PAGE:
Publications by authors named "Yves-Mary Merveille"

4 Publications

  • Page 1 of 1

Multidrug-resistant Pseudomonas aeruginosa in healthcare facilities in Port-au-Prince, Haiti.

J Glob Antimicrob Resist 2021 Mar 1;25:60-65. Epub 2021 Mar 1.

Center for Global Health, Weill Cornell Medicine, New York, NY, USA.

Objectives: Pseudomonas aeruginosa is a leading cause of opportunistic infections worldwide, particularly in healthcare settings, and frequently demonstrates resistance to commonly prescribed antimicrobials. Carbapenem resistance is prevalent worldwide, however there are currently limited data available from Haiti. The aim of this study was to characterise and document this phenotype in Port-au-Prince, Haiti, to further inform the need for appropriate infection control, empirical treatment guidelines and laboratory screening measures, both in Haiti and globally.

Methods: A total of 50 P. aeruginosa isolates were characterised by multilocus sequence typing (MLST) and antimicrobial susceptibility testing, of which 8 isolates were also subjected to whole-genome sequencing (WGS) to identify potential genetic correlations of phenotypic resistance.

Results: By MLST, 23 sequence types (STs) were identified, including 13 new STs. Nineteen isolates belonged to a single, previously characterised ST (ST654), all of which demonstrated a multidrug-resistant phenotype, including resistance to meropenem, imipenem and ceftazidime; two isolates were also resistant to colistin. WGS revealed the presence of genes encoding several previously characterised resistance determinants in ST654; notably ACC(6')-Ib3-cr and GES-7. Metallo-β-lactamase genes (bla) were also detected in three isolates.

Conclusion: These findings confirm that drug-resistant clones of P. aeruginosa are present in Haiti, supporting the need for appropriate screening and control measures and confirming that drug-resistant micro-organisms pose a global threat. Further investigations are required to guide appropriate antimicrobial prescribing in this region.
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http://dx.doi.org/10.1016/j.jgar.2021.02.016DOI Listing
March 2021

False-positive rifampin resistant results with Xpert MTB/RIF version 4 assay in clinical samples with a low bacterial load.

Diagn Microbiol Infect Dis 2016 May 15;85(1):53-5. Epub 2016 Jan 15.

Center for Global Health, Division of Infectious Diseases, Department of Medicine, Weill Cornell Medical College, New York, New York; Les Centres GHESKIO, Port-au-Prince, Haiti.

We report investigation of 22 TB cases with positive Xpert MTB/RIF result for resistance to Rifampin and "Very Low" MTB detection level. Twelve cases were false positive without rpoB mutations, 2 were false-positives with a silent mutation in rpoB codon T508, and only 10 were true positives.
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http://dx.doi.org/10.1016/j.diagmicrobio.2016.01.009DOI Listing
http://www.ncbi.nlm.nih.gov/pmc/articles/PMC4841693PMC
May 2016

Use of Luminex MagPlex magnetic microspheres for high-throughput spoligotyping of Mycobacterium tuberculosis isolates in Port-au-Prince, Haiti.

J Clin Microbiol 2013 Jul 8;51(7):2232-7. Epub 2013 May 8.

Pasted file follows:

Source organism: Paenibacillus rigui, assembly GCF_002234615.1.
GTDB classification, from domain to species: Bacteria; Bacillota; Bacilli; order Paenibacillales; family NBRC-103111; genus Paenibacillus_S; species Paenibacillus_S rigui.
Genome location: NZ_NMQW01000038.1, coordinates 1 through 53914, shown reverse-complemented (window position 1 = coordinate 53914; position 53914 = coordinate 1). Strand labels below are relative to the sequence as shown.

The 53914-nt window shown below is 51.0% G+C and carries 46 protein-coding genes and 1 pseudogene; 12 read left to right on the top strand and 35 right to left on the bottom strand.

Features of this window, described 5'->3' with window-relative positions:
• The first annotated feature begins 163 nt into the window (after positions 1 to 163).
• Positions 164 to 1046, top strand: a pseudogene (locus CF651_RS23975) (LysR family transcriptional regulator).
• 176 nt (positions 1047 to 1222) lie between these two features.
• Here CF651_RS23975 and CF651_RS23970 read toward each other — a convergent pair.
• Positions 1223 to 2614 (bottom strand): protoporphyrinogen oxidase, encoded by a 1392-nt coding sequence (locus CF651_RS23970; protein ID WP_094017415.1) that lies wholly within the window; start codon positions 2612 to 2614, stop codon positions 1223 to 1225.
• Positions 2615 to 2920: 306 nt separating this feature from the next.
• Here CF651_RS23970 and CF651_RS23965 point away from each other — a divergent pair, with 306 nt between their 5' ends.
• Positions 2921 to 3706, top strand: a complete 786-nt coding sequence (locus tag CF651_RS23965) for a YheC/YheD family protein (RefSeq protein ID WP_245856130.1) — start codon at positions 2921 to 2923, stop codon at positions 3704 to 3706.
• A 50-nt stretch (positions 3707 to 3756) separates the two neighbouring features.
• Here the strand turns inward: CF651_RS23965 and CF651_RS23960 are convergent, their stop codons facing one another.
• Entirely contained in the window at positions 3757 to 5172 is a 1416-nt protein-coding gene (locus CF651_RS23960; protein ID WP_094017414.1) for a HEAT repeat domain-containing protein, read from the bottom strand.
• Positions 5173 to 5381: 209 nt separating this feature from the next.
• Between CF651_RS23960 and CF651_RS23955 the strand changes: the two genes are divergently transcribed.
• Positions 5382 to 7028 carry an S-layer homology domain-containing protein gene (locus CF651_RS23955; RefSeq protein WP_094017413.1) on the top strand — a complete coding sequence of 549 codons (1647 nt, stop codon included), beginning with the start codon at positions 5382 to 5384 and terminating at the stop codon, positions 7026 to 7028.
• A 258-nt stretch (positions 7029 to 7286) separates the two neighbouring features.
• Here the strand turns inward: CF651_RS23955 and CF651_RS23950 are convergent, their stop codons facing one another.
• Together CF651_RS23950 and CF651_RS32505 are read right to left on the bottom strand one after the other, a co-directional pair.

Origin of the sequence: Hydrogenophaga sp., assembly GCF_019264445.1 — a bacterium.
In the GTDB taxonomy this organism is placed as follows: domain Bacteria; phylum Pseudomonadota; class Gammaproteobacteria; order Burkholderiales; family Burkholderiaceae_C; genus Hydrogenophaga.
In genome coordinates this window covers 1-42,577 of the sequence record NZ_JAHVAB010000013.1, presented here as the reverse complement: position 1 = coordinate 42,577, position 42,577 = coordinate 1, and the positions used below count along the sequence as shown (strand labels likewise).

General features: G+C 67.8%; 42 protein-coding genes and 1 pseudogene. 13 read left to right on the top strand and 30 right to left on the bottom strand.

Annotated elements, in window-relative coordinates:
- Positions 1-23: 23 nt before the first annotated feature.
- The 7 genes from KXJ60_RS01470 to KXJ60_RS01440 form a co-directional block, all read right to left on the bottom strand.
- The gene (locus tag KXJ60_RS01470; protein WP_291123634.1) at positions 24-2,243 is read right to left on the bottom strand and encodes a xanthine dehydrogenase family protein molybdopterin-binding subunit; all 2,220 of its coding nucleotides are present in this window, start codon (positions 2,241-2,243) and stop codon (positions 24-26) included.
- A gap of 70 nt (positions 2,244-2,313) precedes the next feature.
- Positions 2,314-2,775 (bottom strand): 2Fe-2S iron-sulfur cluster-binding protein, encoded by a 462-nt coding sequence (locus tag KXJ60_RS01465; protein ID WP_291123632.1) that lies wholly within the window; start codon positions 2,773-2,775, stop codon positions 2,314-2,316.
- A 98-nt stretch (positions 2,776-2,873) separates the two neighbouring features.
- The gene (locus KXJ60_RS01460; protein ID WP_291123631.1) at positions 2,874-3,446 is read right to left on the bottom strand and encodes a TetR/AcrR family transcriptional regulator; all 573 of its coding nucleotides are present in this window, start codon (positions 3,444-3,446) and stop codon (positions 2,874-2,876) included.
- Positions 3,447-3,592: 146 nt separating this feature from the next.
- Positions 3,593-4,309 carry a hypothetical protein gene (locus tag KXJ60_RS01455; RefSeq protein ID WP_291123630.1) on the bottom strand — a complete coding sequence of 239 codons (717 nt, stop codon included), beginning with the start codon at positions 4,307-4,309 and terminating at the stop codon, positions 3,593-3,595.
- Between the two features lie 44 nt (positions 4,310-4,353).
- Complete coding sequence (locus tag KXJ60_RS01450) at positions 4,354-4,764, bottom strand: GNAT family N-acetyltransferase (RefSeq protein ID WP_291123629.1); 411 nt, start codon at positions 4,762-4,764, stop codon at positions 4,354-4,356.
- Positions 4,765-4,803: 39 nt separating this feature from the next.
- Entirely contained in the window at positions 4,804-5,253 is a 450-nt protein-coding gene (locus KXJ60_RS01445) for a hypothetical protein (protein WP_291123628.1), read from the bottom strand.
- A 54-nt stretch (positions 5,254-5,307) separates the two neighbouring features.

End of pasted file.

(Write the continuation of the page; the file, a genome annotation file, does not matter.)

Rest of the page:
Center for Global Health, Division of Infectious Diseases, Department of Medicine, Weill Cornell Medical College, New York, New York, USA.

Genotyping of Mycobacterium tuberculosis strains became indispensable for understanding tuberculosis transmission dynamics and designing measures to combat the disease. Unfortunately, typing involves sophisticated laboratory analysis, is expensive, and requires a high level of technical expertise, which limited its use in the resource-poor countries where the majority of tuberculosis cases occur. Spoligotyping is a PCR-based M. tuberculosis complex genotyping method with advantages of technical simplicity, numerical output, and high reproducibility. It is based on the presence or absence of 43 distinct "spacers" separating insertion elements in the direct repeat region of the M. tuberculosis genome. The spoligotyping assay involves reverse hybridization of PCR products to the capture spacers attached to nitrocellulose membranes or to microspheres. Here we report modification of the classic 43-spacer method using the new generation of Luminex multiplexing technology with magnetic microspheres. The method was successfully established and validated on strains with known spoligotypes in our laboratory in Haiti. The distribution of spoligotypes determined in a collection of 758 recent M. tuberculosis isolates was in accordance with previous data for Haitian isolates in the SITWITWEB international database, which were obtained with the traditional membrane-based method. In the present form, spoligotyping may be suitable as a high-throughput, first-line tool for genotyping of Mycobacterium tuberculosis in countries with limited resources.
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http://dx.doi.org/10.1128/JCM.00268-13DOI Listing
http://www.ncbi.nlm.nih.gov/pmc/articles/PMC3697689PMC
July 2013

Efficacy of nitazoxanide against clinical isolates of Mycobacterium tuberculosis.

Antimicrob Agents Chemother 2013 Jun 18;57(6):2834-7. Epub 2013 Mar 18.

Center for Global Health, Department of Medicine, Weill Cornell Medical College, New York, New York, USA.

Nitazoxanide (NTZ) has bactericidal activity against the H37Rv laboratory strain of Mycobacterium tuberculosis with a MIC of 16 μg/ml. However, its efficacy against clinical isolates of M. tuberculosis has not been determined. We found that NTZ's MIC against 50 clinical isolates ranged from 12 to 28 μg/ml with a median of 16 μg/ml and was unaffected by resistance to first- or second-line antituberculosis drugs or a diversity of spoligotypes.
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http://dx.doi.org/10.1128/AAC.02542-12DOI Listing
http://www.ncbi.nlm.nih.gov/pmc/articles/PMC3716123PMC
June 2013